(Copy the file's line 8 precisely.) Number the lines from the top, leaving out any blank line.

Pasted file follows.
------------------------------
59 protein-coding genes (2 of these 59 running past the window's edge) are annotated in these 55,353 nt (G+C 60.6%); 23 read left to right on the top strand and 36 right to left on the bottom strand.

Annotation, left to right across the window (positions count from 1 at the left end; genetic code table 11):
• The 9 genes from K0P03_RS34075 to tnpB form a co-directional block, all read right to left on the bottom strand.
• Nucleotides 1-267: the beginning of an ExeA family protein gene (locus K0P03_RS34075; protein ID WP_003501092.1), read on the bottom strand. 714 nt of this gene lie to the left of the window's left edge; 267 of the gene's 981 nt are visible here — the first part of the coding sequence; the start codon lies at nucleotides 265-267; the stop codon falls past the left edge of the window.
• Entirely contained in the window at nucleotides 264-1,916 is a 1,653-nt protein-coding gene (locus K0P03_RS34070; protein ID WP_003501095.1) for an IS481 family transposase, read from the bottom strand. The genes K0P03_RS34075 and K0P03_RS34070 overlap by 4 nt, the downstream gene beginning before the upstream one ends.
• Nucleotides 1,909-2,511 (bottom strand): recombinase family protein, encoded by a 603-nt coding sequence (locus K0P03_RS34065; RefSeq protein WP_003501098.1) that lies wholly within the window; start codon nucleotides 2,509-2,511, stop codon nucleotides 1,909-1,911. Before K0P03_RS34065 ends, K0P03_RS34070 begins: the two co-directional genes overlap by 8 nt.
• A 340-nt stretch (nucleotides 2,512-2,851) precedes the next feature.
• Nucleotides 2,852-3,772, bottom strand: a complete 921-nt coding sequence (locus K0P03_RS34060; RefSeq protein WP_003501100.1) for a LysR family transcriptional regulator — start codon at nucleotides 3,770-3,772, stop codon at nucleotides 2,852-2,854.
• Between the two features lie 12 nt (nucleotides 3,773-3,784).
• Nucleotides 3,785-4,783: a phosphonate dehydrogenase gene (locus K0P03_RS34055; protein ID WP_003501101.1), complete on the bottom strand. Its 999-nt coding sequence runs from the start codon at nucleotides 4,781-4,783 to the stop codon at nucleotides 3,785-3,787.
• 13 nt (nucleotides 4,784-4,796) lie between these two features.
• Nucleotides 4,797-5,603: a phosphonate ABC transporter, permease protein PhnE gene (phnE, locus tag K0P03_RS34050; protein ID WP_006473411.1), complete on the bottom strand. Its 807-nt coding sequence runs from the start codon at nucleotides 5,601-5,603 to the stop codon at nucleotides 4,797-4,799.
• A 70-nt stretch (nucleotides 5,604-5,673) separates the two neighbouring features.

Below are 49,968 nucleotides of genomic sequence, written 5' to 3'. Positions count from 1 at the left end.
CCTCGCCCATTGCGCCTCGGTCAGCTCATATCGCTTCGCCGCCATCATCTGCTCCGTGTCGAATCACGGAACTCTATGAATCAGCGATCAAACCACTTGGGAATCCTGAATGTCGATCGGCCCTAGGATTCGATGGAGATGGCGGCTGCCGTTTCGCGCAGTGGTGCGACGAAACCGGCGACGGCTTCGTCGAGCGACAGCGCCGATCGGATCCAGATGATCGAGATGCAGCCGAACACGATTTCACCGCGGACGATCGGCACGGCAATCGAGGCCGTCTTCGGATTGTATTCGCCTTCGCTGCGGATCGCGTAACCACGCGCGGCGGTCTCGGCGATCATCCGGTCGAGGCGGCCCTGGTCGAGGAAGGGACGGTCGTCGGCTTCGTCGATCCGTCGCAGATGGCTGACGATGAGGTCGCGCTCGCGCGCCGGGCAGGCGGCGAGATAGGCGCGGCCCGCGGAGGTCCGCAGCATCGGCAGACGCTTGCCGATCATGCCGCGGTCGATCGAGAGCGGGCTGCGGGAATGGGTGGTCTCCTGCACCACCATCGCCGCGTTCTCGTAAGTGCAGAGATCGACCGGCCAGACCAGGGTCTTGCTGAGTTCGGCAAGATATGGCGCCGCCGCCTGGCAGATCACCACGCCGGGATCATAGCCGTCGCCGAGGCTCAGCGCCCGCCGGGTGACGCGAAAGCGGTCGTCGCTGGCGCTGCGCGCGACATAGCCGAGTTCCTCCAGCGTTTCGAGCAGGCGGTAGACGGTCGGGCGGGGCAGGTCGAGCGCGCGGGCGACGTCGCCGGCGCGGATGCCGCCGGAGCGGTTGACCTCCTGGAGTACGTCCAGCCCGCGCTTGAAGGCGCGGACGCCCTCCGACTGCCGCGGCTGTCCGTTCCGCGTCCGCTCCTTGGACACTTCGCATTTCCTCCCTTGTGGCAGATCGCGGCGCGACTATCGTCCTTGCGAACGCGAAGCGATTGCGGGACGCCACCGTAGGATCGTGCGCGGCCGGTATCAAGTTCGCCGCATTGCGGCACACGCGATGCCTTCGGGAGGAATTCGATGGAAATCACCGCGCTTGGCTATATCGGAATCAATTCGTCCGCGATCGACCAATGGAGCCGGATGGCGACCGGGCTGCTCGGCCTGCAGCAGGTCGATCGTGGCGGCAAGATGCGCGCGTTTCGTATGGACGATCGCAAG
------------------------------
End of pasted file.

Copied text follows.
• Nucleotides 2,852-3,772, bottom strand: a complete 921-nt coding sequence (locus K0P03_RS34060; RefSeq protein WP_003501100.1) for a LysR family transcriptional regulator — start codon at nucleotides 3,770-3,772, stop codon at nucleotides 2,852-2,854.